Weinberg Magazine, Fall/Winter 2015
If you didn’t know them, you might assume they had little in common.
Indira Raman is a neuroscientist. She studies the “Morse code” of the mind: the electrical and chemical signals that brain cells create to encode and transmit information.
Susie Phillips is a medievalist, fluent in the language of Chaucer and Shakespeare. She is fascinated by the history of books and the ways that “mischievous talk” shaped the social world in medieval and early modern England.
In a parallel universe, the two might never have met. They might have remained deep within their realms, Raman in her laboratory and Phillips with her texts, never guessing at the surprising ways their disciplines intersect and overlap.
But in this world, they did. And they haven’t stopped talking, teaching and exploring together since.
Letter From the Dean: An Interdisciplinary SpiritI am often asked: What is the importance of an arts and sciences education in the 21st century?
Examination of an ErrorA misidentification on the cover of Weinberg magazine spurs a closer look at the phenomenon of race-memory bias.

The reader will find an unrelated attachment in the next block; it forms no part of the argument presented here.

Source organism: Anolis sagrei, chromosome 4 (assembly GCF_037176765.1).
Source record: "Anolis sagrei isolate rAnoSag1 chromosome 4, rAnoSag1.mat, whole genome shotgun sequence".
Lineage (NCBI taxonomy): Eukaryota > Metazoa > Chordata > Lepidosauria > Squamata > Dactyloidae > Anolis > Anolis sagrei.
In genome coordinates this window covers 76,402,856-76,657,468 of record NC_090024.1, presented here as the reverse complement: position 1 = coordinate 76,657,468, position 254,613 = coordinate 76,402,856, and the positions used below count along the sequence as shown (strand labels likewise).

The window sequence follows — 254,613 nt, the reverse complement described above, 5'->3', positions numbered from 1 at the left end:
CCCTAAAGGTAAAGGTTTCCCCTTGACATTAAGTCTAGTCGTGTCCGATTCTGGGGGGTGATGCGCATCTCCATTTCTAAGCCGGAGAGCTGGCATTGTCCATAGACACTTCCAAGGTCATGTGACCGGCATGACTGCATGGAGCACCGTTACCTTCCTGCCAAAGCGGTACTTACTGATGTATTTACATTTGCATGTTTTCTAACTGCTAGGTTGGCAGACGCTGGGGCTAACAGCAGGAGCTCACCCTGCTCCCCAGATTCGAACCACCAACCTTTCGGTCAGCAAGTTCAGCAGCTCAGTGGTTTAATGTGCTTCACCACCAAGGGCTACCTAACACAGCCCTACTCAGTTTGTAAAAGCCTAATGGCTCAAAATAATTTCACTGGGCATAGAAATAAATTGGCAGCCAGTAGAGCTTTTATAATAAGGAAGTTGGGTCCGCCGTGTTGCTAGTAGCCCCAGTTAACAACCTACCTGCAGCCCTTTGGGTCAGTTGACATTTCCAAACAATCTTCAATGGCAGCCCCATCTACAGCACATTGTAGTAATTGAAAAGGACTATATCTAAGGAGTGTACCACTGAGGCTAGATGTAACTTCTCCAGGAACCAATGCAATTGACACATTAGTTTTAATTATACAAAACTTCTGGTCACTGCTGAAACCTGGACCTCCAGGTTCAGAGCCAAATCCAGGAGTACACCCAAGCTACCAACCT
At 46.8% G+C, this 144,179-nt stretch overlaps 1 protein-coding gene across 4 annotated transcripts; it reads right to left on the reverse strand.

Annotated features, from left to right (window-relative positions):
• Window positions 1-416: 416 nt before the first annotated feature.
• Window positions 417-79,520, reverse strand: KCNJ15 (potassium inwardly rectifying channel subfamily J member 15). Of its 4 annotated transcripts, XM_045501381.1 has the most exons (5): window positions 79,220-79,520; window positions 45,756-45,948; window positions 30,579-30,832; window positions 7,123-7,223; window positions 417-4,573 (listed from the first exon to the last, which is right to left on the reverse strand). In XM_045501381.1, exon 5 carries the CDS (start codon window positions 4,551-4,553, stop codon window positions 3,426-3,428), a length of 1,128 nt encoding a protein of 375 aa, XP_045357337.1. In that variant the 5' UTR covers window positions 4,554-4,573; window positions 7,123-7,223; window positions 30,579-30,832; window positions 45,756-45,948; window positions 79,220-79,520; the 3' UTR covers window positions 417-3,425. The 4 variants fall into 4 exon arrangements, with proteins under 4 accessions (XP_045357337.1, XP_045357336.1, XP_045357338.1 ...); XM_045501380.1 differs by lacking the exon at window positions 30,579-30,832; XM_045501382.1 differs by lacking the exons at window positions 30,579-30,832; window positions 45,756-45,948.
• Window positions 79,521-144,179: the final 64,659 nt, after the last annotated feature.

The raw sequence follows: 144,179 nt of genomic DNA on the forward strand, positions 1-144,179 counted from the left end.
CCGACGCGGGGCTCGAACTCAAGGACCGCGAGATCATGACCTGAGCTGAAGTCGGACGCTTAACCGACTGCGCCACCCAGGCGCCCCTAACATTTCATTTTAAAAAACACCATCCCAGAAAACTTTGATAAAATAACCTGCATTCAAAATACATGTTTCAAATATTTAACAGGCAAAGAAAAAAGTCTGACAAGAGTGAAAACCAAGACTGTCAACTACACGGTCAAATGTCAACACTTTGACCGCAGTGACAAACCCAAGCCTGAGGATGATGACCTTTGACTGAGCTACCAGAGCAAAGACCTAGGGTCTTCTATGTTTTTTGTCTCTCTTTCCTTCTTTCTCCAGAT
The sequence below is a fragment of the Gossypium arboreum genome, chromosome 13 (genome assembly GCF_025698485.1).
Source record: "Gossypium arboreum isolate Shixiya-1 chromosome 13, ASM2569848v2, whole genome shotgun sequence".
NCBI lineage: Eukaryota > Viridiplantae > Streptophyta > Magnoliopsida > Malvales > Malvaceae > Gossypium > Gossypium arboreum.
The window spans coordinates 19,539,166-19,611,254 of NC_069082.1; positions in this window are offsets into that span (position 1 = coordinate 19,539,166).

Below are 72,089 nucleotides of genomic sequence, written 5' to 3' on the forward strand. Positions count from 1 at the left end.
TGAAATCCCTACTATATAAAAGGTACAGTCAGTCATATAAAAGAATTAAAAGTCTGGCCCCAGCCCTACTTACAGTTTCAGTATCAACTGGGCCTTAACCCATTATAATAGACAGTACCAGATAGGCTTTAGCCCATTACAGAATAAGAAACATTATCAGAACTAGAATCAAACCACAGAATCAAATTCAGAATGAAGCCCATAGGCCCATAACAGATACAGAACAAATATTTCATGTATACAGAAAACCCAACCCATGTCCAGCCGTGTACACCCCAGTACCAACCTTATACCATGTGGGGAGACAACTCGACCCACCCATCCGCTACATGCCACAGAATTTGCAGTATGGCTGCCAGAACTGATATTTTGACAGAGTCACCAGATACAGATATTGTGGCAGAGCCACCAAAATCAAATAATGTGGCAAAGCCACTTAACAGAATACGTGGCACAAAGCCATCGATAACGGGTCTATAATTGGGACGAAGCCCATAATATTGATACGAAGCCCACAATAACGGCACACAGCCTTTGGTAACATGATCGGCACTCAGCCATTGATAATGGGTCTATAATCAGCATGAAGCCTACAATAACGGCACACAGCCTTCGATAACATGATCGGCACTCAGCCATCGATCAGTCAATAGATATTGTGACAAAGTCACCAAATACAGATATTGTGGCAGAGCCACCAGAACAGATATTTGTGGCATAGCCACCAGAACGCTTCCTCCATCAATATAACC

A Wildcat WelcomeWeinberg College’s Class of 2019 and transfer students gathered under a brilliant blue sky Sept. 16 for Fall 2015 Convocation.
Summer internship grants make extraordinary opportunities available to students.
Students in the Kaplan Institute’s Global Humanities Lab explore the intersection of art and culture at the 2015 Istanbul Biennial
Stephen Antonoplis suspects that the way you use Facebook is closely related to the way you see yourself.
Northwestern students who seek to understand the inner workings of the brain now have a dedicated path to do so: the College’s new major in neuroscience.
Tucked between Tech and the Garrett Theological Seminary, the Shakespeare Garden is a place of repose on a busy college campus, a sanctuary so tranquil one might hear a leaf drop.
With the rise of social media, everyone - from companies and brands to individuals - wants to be "influential."
Rebecca Kimitch ’98 pursued a career in journalism and won a Pulitzer Prize. Paul Checchia ’89 applies lessons from literature to his work in pediatric medicine. Paula Pretlow ’77 became an advocate for education and a leader in investment management.
The Weinberg magazine article “Flashback: 1970” (Spring/Summer 2015) inspired a number of readers to share their reflections on that period. Here are a few of their comments.
Research led by molecular bioscientist Richard I. Morimoto suggests that on a molecular level, aging begins rather suddenly — right about the time we reach reproductive maturity.
Keep up on what's been happening at Northwestern.
About the Magazine
Weinberg magazine is published twice a year for alumni, parents and friends of the Judd A. and Marjorie Weinberg College of Arts and Sciences at Northwestern University.
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